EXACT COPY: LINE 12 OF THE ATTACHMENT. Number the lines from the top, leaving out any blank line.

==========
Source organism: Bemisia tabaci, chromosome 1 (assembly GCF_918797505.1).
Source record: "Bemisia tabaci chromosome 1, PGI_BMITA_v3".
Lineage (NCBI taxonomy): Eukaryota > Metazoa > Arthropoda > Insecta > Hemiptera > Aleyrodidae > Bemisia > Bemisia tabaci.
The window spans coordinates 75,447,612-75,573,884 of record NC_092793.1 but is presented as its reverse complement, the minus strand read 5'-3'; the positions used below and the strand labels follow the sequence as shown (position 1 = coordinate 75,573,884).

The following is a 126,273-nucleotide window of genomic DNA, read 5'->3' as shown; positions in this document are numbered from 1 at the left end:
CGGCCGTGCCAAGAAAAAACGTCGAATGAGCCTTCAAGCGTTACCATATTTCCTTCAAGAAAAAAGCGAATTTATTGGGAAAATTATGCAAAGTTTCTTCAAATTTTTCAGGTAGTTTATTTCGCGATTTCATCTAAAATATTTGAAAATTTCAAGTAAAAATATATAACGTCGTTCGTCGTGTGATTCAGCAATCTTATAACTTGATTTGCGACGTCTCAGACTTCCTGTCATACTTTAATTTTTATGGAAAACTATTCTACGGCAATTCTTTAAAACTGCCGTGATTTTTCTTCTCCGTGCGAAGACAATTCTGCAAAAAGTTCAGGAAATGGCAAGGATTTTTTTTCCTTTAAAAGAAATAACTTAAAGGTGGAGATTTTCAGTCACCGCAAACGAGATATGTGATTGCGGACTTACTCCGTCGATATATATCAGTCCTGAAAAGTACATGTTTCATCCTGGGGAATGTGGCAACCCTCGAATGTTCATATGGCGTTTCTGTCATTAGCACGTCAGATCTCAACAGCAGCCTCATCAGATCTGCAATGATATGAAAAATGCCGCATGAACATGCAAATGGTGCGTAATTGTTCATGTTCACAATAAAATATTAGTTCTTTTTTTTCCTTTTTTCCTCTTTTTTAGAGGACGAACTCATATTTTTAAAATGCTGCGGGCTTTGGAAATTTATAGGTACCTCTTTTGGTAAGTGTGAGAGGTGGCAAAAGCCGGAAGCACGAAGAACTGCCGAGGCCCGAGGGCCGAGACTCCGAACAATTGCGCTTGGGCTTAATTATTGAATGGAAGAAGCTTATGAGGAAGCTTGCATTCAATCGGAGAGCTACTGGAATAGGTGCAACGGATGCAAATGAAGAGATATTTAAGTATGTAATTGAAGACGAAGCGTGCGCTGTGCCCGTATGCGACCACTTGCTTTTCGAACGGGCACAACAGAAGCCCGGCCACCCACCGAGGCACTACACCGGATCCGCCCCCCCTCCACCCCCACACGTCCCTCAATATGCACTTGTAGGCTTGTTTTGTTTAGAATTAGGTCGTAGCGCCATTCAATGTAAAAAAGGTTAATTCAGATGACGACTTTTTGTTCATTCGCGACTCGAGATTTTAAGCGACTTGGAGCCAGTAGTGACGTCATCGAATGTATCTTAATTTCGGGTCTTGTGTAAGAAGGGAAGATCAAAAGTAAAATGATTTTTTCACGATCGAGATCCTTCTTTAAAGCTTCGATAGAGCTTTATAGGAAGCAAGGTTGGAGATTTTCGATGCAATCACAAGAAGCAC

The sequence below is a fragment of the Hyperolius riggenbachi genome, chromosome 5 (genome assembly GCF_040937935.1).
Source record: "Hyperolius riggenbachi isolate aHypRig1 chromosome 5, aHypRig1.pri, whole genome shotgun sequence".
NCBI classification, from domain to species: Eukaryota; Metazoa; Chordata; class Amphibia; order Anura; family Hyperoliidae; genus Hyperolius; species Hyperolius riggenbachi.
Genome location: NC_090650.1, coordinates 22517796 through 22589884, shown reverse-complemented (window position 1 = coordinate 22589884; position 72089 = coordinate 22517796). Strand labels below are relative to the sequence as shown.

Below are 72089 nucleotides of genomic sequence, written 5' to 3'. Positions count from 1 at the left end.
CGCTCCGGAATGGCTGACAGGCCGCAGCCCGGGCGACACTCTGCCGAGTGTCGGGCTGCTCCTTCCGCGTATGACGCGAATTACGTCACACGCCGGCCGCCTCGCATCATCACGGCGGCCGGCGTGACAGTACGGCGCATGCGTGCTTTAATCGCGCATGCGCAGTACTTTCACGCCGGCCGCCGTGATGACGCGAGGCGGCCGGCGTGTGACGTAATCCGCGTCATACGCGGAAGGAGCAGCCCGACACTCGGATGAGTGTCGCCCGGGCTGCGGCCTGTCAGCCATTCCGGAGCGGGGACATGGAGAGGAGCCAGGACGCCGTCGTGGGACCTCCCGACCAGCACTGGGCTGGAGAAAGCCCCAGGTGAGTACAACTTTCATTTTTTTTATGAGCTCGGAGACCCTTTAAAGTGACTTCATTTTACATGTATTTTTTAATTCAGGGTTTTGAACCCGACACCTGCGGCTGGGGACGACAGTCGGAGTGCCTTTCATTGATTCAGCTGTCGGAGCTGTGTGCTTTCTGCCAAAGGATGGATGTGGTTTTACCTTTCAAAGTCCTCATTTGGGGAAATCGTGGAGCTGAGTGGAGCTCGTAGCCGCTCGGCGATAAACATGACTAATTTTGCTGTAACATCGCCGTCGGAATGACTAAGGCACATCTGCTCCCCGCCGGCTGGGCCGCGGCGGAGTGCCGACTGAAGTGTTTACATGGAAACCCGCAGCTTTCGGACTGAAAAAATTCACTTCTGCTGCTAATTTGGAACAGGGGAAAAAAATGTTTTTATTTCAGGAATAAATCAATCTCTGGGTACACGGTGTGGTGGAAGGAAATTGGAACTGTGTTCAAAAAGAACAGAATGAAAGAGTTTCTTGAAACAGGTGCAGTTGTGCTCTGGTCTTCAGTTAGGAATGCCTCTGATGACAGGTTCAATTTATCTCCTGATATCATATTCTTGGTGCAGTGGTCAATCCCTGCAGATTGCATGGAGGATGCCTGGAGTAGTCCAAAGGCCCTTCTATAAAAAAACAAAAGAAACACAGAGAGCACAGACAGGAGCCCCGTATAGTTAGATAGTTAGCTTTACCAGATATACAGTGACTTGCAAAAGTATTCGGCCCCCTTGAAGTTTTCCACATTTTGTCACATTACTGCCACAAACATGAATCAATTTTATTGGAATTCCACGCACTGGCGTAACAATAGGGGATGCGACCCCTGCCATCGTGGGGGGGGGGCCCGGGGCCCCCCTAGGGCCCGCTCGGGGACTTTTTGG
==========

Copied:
CGCTCCGGAATGGCTGACAGGCCGCAGCCCGGGCGACACTCTGCCGAGTGTCGGGCTGCTCCTTCCGCGTATGACGCGAATTACGTCACACGCCGGCCGCCTCGCATCATCACGGCGGCCGGCGTGACAGTACGGCGCATGCGTGCTTTAATCGCGCATGCGCAGTACTTTCACGCCGGCCGCCGTGATGACGCGAGGCGGCCGGCGTGTGACGTAATCCGCGTCATACGCGGAAGGAGCAGCCCGACACTCGGATGAGTGTCGCCCGGGCTGCGGCCTGTCAGCCATTCCGGAGCGGGGACATGGAGAGGAGCCAGGACGCCGTCGTGGGACCTCCCGACCAGCACTGGGCTGGAGAAAGCCCCAGGTGAGTACAACTTTCATTTTTTTTATGAGCTCGGAGACCCTTTAAAGTGACTTCATTTTACATGTATTTTTTAATTCAGGGTTTTGAACCCGACACCTGCGGCTGGGGACGACAGTCGGAGTGCCTTTCATTGATTCAGCTGTCGGAGCTGTGTGCTTTCTGCCAAAGGATGGATGTGGTTTTACCTTTCAAAGTCCTCATTTGGGGAAATCGTGGAGCTGAGTGGAGCTCGTAGCCGCTCGGCGATAAACATGACTAATTTTGCTGTAACATCGCCGTCGGAATGACTAAGGCACATCTGCTCCCCGCCGGCTGGGCCGCGGCGGAGTGCCGACTGAAGTGTTTACATGGAAACCCGCAGCTTTCGGACTGAAAAAATTCACTTCTGCTGCTAATTTGGAACAGGGGAAAAAAATGTTTTTATTTCAGGAATAAATCAATCTCTGGGTACACGGTGTGGTGGAAGGAAATTGGAACTGTGTTCAAAAAGAACAGAATGAAAGAGTTTCTTGAAACAGGTGCAGTTGTGCTCTGGTCTTCAGTTAGGAATGCCTCTGATGACAGGTTCAATTTATCTCCTGATATCATATTCTTGGTGCAGTGGTCAATCCCTGCAGATTGCATGGAGGATGCCTGGAGTAGTCCAAAGGCCCTTCTATAAAAAAACAAAAGAAACACAGAGAGCACAGACAGGAGCCCCGTATAGTTAGATAGTTAGCTTTACCAGATATACAGTGACTTGCAAAAGTATTCGGCCCCCTTGAAGTTTTCCACATTTTGTCACATTACTGCCACAAACATGAATCAATTTTATTGGAATTCCACGCACTGGCGTAACAATAGGGGATGCGACCCCTGCCATCGTGGGGGGGGGGCCCGGGGCCCCCCTAGGGCCCGCTCGGGGACTTTTTGG